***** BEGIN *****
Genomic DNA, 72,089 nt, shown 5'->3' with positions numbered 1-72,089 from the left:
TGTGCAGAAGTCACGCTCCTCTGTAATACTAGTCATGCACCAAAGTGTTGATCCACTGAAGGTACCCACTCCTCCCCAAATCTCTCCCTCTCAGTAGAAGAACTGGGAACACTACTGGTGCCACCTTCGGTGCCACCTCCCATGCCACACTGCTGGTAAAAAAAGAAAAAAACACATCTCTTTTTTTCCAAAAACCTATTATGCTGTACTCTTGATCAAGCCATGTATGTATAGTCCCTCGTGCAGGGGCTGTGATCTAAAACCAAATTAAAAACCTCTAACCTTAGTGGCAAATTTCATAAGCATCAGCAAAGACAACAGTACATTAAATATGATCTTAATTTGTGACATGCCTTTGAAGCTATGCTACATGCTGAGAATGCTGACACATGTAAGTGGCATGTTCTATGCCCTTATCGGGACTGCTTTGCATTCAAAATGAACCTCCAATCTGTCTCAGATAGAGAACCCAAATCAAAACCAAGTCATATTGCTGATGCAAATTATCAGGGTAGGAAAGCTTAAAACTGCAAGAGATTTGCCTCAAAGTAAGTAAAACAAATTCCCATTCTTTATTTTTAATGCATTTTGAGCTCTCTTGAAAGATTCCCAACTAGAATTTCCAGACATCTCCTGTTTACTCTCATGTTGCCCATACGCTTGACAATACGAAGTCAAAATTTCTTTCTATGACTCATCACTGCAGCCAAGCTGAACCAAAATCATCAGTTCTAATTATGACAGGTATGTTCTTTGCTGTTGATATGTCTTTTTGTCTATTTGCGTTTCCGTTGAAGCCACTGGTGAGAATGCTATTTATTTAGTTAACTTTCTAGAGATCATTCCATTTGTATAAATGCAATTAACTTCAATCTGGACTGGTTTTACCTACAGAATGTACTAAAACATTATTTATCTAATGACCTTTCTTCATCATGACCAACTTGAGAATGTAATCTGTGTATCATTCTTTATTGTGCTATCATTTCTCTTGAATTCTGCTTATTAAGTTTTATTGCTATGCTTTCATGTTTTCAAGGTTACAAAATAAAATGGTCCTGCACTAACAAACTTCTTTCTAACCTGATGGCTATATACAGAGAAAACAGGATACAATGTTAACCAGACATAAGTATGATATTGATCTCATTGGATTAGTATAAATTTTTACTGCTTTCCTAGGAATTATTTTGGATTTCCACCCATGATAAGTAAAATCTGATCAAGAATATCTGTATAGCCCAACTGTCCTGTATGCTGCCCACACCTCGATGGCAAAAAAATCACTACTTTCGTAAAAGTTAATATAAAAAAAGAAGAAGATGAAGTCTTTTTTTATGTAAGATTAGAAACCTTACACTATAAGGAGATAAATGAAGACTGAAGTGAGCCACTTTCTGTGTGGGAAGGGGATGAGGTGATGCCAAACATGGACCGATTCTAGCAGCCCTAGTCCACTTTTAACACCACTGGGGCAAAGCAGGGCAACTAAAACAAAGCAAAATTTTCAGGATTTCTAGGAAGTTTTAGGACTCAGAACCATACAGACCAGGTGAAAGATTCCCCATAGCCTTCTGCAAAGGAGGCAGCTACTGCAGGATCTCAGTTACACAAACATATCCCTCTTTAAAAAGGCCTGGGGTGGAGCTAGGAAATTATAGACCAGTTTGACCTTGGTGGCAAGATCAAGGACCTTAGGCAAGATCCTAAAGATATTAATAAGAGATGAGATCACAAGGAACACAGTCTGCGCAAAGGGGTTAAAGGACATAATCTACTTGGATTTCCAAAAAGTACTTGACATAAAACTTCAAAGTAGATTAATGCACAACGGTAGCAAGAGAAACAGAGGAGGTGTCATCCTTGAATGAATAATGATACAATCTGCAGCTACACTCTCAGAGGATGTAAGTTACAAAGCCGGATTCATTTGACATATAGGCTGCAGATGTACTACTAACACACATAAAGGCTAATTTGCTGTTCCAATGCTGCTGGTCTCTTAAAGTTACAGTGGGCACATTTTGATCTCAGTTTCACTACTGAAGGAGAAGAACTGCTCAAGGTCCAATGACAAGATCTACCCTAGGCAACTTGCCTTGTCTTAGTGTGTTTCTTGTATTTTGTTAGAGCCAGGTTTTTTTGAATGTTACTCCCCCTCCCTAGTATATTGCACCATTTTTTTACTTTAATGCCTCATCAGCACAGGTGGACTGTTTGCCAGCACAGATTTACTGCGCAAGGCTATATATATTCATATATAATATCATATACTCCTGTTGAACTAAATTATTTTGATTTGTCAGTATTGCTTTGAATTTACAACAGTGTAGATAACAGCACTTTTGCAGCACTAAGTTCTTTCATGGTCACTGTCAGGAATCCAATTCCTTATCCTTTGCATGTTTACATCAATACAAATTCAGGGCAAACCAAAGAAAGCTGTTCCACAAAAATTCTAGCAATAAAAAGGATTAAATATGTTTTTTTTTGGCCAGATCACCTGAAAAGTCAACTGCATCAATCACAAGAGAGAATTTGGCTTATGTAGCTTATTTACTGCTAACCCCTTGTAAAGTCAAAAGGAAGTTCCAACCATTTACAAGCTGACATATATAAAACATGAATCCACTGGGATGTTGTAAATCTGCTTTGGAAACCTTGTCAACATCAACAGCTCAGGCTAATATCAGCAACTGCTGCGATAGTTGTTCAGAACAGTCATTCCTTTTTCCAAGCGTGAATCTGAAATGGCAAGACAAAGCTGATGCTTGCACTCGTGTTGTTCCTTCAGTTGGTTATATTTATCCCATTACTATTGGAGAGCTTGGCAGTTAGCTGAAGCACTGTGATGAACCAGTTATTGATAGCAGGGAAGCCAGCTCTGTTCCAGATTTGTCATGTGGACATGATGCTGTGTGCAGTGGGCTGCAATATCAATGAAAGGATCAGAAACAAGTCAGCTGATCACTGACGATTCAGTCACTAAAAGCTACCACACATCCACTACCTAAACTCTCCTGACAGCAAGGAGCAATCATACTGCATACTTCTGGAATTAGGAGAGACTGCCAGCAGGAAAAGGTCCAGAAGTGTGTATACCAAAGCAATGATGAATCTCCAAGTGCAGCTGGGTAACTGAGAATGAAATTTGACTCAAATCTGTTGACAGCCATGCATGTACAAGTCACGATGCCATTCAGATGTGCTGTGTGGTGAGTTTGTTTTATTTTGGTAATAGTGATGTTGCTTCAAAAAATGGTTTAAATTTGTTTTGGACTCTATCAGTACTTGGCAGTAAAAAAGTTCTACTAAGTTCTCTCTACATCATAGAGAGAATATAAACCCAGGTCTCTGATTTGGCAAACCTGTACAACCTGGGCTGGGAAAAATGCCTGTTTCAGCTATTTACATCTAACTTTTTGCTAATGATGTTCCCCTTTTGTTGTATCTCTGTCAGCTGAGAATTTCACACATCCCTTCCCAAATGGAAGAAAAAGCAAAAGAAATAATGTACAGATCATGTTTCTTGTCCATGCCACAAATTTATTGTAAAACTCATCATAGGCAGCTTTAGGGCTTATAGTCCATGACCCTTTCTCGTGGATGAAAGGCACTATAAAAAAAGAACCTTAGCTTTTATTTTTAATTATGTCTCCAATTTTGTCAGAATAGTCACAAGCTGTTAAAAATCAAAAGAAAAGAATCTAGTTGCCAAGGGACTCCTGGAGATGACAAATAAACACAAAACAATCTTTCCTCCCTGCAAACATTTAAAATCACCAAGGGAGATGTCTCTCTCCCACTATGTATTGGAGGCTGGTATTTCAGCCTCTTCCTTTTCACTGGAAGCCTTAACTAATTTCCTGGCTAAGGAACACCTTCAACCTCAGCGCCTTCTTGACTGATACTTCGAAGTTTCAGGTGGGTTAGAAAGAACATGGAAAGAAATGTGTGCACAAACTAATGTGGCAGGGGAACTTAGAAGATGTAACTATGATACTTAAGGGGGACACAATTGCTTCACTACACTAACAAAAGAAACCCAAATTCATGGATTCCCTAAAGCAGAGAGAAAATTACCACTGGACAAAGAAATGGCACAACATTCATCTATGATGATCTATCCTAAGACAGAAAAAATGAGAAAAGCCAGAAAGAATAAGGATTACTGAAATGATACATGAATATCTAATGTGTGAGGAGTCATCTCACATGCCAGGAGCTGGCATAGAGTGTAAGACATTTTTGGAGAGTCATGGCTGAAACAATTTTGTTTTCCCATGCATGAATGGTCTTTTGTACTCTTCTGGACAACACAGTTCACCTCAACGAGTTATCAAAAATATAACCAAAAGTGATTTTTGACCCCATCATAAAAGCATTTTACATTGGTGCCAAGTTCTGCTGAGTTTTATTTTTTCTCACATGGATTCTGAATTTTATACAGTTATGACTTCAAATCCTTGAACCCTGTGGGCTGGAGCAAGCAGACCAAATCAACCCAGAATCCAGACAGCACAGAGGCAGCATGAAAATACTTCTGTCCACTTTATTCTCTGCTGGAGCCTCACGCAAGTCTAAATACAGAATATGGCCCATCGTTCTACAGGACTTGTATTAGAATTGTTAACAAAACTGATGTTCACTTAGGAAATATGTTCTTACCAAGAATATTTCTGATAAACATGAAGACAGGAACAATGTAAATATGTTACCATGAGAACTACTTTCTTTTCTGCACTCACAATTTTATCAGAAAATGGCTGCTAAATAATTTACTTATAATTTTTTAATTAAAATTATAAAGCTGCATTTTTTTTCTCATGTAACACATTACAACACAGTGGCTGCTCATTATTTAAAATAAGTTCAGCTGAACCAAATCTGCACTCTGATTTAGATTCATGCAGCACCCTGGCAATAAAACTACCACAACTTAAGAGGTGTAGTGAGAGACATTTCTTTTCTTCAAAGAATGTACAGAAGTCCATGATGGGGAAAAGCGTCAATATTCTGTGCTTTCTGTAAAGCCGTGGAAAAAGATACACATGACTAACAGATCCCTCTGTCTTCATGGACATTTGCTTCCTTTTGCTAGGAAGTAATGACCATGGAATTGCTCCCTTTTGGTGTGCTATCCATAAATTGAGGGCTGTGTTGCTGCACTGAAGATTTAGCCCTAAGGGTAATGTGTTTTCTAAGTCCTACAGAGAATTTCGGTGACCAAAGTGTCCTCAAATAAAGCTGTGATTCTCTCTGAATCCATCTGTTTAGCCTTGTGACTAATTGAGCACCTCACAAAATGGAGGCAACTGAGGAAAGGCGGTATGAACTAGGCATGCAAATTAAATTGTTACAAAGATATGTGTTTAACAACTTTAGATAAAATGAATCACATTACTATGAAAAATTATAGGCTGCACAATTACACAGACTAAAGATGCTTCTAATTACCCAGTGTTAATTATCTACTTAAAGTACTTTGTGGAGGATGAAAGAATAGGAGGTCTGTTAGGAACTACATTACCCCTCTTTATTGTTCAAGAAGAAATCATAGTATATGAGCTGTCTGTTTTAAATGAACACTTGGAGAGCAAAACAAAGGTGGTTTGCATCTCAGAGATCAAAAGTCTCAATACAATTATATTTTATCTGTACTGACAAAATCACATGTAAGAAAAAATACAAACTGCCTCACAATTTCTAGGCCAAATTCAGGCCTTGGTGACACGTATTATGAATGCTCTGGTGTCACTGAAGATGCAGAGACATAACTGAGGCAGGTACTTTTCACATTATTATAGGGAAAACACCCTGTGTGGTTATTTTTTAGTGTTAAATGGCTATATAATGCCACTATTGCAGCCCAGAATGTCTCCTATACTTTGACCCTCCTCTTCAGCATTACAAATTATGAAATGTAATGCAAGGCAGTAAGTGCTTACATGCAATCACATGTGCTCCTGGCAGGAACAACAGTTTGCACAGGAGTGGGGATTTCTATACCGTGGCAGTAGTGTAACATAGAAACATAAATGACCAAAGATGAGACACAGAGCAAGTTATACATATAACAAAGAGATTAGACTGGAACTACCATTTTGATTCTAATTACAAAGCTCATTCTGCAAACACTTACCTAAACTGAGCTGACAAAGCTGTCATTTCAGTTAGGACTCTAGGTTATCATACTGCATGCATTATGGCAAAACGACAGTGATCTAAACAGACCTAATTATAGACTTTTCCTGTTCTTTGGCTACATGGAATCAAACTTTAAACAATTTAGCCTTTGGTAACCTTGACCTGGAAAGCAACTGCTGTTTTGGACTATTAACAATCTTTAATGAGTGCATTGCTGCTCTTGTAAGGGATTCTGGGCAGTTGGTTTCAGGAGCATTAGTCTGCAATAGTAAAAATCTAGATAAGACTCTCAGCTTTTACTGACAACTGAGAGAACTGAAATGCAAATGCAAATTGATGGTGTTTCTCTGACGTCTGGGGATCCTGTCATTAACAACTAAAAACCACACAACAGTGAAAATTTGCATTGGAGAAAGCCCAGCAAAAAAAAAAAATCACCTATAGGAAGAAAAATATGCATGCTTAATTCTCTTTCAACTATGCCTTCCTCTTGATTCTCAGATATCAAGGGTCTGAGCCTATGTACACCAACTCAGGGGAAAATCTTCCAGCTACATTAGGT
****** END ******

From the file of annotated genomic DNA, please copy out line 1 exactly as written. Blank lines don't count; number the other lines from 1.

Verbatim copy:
Genomic DNA, 72,089 nt, shown 5'->3' with positions numbered 1-72,089 from the left: